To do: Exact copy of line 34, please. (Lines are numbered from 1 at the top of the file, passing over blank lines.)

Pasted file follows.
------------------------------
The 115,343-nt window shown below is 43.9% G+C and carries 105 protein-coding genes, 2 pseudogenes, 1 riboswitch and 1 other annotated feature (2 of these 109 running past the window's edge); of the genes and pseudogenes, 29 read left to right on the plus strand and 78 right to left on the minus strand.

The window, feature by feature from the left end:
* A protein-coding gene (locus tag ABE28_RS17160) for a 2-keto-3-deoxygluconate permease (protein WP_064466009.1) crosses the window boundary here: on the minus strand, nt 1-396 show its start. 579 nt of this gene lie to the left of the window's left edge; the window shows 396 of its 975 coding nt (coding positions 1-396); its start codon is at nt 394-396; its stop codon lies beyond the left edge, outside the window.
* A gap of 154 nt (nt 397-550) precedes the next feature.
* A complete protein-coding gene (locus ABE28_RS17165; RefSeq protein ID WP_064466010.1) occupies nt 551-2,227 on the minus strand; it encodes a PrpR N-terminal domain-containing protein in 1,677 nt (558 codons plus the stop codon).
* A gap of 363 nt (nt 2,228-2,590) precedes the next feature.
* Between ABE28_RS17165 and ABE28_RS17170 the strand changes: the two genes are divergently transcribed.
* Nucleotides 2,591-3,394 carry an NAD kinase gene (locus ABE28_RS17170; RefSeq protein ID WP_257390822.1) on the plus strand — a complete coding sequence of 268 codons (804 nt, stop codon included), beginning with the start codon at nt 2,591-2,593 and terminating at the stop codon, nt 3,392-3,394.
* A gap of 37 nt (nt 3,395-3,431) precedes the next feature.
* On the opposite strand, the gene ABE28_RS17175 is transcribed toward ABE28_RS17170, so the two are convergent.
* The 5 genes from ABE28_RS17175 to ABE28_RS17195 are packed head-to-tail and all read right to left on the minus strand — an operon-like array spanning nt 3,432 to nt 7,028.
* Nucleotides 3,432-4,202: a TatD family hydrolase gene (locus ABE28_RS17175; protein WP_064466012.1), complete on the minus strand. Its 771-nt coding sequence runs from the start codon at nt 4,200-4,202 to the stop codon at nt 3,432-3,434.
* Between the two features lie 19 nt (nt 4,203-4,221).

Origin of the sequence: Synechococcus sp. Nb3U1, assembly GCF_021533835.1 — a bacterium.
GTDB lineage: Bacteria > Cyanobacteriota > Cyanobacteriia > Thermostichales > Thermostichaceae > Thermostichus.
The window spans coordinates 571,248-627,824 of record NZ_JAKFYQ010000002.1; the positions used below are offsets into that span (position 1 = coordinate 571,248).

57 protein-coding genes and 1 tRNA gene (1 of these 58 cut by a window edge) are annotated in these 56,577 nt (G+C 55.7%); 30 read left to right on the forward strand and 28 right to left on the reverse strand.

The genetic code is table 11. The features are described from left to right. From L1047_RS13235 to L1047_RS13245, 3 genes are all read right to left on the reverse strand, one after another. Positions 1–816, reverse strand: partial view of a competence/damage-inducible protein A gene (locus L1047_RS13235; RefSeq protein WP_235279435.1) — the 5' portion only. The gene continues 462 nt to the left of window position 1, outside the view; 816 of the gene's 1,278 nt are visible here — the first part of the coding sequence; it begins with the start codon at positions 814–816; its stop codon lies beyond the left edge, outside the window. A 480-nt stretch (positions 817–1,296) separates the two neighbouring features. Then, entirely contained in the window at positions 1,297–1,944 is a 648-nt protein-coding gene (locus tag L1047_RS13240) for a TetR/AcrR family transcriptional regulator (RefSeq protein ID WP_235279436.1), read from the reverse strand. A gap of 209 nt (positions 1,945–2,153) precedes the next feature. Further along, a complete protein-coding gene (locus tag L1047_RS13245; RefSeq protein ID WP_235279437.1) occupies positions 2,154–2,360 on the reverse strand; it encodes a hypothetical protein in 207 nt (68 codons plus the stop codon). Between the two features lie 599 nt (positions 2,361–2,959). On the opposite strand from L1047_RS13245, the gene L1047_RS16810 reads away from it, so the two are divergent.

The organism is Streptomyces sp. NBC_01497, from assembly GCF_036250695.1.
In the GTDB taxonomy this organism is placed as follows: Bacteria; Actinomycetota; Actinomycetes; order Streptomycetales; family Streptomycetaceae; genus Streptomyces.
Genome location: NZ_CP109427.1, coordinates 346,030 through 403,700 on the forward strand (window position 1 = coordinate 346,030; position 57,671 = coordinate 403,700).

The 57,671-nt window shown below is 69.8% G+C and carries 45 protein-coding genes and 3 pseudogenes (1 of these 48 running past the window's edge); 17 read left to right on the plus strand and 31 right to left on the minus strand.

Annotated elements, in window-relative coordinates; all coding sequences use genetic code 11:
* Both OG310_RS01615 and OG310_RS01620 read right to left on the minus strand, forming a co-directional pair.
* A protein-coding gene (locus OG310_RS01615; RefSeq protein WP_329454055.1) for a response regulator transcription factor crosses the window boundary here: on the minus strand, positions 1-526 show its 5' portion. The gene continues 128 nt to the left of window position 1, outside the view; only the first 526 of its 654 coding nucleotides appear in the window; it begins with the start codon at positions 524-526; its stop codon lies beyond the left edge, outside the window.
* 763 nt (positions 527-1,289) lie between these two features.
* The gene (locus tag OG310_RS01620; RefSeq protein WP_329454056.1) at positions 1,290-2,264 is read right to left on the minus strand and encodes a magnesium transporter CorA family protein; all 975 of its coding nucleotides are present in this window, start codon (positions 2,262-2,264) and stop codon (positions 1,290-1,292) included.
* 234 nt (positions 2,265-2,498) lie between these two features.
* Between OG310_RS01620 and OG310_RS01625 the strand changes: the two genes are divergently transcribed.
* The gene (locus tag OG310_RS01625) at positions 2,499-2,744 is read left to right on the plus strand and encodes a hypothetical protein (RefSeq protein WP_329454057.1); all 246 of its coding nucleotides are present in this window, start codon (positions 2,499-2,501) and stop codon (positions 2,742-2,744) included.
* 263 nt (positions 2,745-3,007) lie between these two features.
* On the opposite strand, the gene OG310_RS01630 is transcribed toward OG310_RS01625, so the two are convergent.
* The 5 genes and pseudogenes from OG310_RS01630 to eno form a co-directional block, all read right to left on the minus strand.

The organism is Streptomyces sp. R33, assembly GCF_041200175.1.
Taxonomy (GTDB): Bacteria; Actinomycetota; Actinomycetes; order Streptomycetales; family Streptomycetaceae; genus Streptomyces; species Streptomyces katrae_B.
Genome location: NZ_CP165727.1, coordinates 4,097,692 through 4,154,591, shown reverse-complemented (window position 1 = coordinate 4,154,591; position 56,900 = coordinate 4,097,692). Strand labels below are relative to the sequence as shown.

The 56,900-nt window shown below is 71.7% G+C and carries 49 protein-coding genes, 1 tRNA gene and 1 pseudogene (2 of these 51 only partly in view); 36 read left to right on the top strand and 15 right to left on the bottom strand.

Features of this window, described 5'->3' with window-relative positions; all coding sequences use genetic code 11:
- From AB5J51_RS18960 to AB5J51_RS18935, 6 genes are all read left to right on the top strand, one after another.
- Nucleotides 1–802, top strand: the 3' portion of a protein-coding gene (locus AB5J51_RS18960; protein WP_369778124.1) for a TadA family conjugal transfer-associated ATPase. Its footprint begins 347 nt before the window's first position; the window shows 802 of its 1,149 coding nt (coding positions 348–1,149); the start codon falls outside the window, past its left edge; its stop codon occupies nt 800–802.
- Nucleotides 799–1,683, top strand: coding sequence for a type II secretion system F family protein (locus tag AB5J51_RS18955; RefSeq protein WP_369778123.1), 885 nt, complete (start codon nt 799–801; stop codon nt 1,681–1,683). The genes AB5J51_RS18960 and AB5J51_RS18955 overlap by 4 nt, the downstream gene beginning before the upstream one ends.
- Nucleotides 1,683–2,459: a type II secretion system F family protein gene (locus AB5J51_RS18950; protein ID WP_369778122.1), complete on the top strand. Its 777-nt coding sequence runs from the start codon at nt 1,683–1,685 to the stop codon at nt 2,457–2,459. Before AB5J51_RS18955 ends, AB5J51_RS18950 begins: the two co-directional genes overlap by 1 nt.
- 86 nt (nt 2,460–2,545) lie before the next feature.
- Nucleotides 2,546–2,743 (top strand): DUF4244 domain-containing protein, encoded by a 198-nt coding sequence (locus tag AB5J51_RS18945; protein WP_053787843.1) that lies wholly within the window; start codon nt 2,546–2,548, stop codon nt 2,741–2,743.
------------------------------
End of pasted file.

The organism is Streptomyces sp. R33, assembly GCF_041200175.1.